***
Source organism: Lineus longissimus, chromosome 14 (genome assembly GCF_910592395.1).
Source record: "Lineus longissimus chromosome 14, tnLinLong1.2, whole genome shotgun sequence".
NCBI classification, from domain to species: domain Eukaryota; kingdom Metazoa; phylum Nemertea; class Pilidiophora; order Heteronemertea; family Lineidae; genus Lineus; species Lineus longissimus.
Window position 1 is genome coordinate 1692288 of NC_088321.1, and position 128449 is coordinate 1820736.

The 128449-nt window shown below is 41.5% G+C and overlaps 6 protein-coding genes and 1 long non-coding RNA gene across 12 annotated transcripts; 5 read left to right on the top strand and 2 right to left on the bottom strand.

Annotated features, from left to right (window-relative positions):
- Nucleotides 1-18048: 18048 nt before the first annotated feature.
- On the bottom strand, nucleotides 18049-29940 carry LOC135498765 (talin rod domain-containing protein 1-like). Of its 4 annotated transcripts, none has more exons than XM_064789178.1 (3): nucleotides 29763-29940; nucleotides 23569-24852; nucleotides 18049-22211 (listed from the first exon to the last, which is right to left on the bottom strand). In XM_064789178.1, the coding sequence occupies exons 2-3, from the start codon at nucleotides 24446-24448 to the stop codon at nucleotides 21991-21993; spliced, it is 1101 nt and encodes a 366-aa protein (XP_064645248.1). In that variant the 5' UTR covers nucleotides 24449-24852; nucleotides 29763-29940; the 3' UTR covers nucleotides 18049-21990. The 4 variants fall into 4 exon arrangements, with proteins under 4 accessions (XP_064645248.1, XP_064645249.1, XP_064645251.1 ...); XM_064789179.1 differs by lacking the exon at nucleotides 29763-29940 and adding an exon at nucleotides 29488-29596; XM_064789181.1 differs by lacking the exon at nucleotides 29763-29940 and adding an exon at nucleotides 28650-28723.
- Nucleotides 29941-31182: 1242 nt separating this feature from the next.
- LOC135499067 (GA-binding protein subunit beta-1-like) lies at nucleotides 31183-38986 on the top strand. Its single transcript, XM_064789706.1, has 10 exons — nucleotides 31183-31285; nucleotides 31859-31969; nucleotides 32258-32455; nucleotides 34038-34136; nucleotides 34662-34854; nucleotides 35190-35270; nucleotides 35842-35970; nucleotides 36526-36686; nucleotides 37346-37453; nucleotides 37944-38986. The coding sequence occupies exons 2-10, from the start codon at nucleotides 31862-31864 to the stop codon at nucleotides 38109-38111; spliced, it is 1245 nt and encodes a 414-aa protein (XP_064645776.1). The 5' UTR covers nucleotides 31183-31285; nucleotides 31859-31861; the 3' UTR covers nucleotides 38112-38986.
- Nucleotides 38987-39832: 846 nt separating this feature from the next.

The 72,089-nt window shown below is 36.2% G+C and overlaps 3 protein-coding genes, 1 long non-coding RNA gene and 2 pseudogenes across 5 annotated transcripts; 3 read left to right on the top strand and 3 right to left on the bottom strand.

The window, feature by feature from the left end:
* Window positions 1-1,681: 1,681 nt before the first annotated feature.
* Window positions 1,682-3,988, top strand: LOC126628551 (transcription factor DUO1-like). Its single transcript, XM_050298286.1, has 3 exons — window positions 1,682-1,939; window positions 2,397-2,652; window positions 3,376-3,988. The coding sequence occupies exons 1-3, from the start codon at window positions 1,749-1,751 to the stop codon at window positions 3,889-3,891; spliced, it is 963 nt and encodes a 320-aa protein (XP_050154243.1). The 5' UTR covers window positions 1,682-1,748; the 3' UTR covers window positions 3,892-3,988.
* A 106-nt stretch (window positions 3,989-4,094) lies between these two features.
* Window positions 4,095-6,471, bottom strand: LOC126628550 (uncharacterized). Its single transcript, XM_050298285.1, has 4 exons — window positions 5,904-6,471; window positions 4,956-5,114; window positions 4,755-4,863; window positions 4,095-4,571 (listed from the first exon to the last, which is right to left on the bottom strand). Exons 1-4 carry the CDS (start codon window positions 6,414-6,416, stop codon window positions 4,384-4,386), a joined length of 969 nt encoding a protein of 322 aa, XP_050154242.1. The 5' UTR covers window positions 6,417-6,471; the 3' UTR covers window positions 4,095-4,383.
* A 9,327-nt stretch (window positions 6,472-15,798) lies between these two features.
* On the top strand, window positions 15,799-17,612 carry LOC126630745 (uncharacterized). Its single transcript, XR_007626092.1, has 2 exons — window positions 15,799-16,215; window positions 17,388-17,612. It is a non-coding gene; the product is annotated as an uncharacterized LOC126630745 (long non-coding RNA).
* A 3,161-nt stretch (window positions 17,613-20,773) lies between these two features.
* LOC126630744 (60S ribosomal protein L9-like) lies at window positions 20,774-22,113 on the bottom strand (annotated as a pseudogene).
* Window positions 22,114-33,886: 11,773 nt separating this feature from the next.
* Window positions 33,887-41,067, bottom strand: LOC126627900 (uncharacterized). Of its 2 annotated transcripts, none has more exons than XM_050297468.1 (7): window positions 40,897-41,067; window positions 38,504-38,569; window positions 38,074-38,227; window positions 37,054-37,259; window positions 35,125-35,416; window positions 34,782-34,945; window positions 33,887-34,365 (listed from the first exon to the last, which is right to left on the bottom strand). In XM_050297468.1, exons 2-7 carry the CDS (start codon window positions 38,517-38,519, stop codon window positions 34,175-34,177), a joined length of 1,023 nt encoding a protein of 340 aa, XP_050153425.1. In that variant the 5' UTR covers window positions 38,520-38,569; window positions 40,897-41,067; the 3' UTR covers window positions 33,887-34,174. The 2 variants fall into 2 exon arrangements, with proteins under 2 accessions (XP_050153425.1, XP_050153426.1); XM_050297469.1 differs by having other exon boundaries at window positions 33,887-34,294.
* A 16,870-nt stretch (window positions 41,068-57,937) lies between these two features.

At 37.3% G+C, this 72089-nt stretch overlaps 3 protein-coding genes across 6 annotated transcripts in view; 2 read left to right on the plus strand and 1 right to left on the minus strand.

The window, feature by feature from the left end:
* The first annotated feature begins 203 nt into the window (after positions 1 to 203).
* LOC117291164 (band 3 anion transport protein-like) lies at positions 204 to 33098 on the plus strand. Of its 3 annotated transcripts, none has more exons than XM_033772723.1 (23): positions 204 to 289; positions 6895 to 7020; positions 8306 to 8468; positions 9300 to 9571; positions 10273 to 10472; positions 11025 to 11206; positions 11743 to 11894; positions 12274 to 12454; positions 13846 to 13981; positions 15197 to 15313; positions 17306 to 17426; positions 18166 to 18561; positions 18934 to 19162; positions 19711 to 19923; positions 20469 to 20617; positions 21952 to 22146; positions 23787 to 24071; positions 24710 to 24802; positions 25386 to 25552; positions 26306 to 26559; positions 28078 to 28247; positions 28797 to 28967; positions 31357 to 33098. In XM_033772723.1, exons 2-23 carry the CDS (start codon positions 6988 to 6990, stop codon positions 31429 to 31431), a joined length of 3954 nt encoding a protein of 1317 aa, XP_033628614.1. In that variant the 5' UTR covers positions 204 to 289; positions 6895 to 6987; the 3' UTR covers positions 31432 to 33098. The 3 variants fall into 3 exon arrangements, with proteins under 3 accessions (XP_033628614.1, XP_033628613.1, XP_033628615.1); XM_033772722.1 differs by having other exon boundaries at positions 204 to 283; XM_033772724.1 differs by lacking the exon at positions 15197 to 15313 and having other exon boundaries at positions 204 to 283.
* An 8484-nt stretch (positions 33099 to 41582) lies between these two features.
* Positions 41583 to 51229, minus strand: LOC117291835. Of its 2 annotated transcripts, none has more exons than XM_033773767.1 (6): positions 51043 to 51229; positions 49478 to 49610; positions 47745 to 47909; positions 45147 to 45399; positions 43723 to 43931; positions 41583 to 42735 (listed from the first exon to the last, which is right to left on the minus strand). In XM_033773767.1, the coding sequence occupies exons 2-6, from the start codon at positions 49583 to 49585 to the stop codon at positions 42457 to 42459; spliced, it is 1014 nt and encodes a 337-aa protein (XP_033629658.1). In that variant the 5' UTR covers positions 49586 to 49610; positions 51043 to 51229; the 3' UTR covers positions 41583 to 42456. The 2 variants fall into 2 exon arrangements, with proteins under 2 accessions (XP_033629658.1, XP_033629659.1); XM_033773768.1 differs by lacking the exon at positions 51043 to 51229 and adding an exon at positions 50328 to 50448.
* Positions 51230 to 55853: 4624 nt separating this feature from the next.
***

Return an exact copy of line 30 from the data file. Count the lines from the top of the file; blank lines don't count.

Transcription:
* Positions 41583 to 51229, minus strand: LOC117291835. Of its 2 annotated transcripts, none has more exons than XM_033773767.1 (6): positions 51043 to 51229; positions 49478 to 49610; positions 47745 to 47909; positions 45147 to 45399; positions 43723 to 43931; positions 41583 to 42735 (listed from the first exon to the last, which is right to left on the minus strand). In XM_033773767.1, the coding sequence occupies exons 2-6, from the start codon at positions 49583 to 49585 to the stop codon at positions 42457 to 42459; spliced, it is 1014 nt and encodes a 337-aa protein (XP_033629658.1). In that variant the 5' UTR covers positions 49586 to 49610; positions 51043 to 51229; the 3' UTR covers positions 41583 to 42456. The 2 variants fall into 2 exon arrangements, with proteins under 2 accessions (XP_033629658.1, XP_033629659.1); XM_033773768.1 differs by lacking the exon at positions 51043 to 51229 and adding an exon at positions 50328 to 50448.